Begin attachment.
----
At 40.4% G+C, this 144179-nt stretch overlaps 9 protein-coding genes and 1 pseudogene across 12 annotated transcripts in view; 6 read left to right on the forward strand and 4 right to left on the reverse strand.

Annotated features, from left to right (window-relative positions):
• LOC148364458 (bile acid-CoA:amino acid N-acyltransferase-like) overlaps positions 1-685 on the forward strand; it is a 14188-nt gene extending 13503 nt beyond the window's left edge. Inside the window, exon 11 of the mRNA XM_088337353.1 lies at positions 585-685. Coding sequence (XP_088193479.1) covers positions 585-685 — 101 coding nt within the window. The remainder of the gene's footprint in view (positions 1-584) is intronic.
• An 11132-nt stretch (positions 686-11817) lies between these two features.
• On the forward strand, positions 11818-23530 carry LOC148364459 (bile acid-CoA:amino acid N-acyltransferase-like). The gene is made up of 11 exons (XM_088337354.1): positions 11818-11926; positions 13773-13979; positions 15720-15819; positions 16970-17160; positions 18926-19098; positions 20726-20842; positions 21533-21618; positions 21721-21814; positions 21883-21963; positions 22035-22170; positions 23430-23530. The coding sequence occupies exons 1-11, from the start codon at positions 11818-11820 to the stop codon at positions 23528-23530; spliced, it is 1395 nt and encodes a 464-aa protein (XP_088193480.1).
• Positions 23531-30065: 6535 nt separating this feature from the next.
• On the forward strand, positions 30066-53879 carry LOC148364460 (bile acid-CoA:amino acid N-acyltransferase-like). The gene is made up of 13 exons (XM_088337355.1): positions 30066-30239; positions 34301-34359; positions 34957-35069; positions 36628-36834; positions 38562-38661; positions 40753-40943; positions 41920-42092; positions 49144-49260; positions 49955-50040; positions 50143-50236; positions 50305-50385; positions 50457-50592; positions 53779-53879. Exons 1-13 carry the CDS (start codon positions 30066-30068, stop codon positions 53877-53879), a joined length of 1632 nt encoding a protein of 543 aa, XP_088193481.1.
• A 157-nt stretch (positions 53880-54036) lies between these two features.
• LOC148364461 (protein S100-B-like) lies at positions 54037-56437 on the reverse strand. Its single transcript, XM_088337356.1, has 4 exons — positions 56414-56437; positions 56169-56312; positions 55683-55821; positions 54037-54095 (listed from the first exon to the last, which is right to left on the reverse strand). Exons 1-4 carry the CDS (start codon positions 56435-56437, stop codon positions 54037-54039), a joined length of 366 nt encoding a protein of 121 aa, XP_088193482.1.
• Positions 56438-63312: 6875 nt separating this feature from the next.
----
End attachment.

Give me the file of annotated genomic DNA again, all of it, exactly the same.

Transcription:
At 40.4% G+C, this 144179-nt stretch overlaps 9 protein-coding genes and 1 pseudogene across 12 annotated transcripts in view; 6 read left to right on the forward strand and 4 right to left on the reverse strand.

Annotated features, from left to right (window-relative positions):
• LOC148364458 (bile acid-CoA:amino acid N-acyltransferase-like) overlaps positions 1-685 on the forward strand; it is a 14188-nt gene extending 13503 nt beyond the window's left edge. Inside the window, exon 11 of the mRNA XM_088337353.1 lies at positions 585-685. Coding sequence (XP_088193479.1) covers positions 585-685 — 101 coding nt within the window. The remainder of the gene's footprint in view (positions 1-584) is intronic.
• An 11132-nt stretch (positions 686-11817) lies between these two features.
• On the forward strand, positions 11818-23530 carry LOC148364459 (bile acid-CoA:amino acid N-acyltransferase-like). The gene is made up of 11 exons (XM_088337354.1): positions 11818-11926; positions 13773-13979; positions 15720-15819; positions 16970-17160; positions 18926-19098; positions 20726-20842; positions 21533-21618; positions 21721-21814; positions 21883-21963; positions 22035-22170; positions 23430-23530. The coding sequence occupies exons 1-11, from the start codon at positions 11818-11820 to the stop codon at positions 23528-23530; spliced, it is 1395 nt and encodes a 464-aa protein (XP_088193480.1).
• Positions 23531-30065: 6535 nt separating this feature from the next.
• On the forward strand, positions 30066-53879 carry LOC148364460 (bile acid-CoA:amino acid N-acyltransferase-like). The gene is made up of 13 exons (XM_088337355.1): positions 30066-30239; positions 34301-34359; positions 34957-35069; positions 36628-36834; positions 38562-38661; positions 40753-40943; positions 41920-42092; positions 49144-49260; positions 49955-50040; positions 50143-50236; positions 50305-50385; positions 50457-50592; positions 53779-53879. Exons 1-13 carry the CDS (start codon positions 30066-30068, stop codon positions 53877-53879), a joined length of 1632 nt encoding a protein of 543 aa, XP_088193481.1.
• A 157-nt stretch (positions 53880-54036) lies between these two features.
• LOC148364461 (protein S100-B-like) lies at positions 54037-56437 on the reverse strand. Its single transcript, XM_088337356.1, has 4 exons — positions 56414-56437; positions 56169-56312; positions 55683-55821; positions 54037-54095 (listed from the first exon to the last, which is right to left on the reverse strand). Exons 1-4 carry the CDS (start codon positions 56435-56437, stop codon positions 54037-54039), a joined length of 366 nt encoding a protein of 121 aa, XP_088193482.1.
• Positions 56438-63312: 6875 nt separating this feature from the next.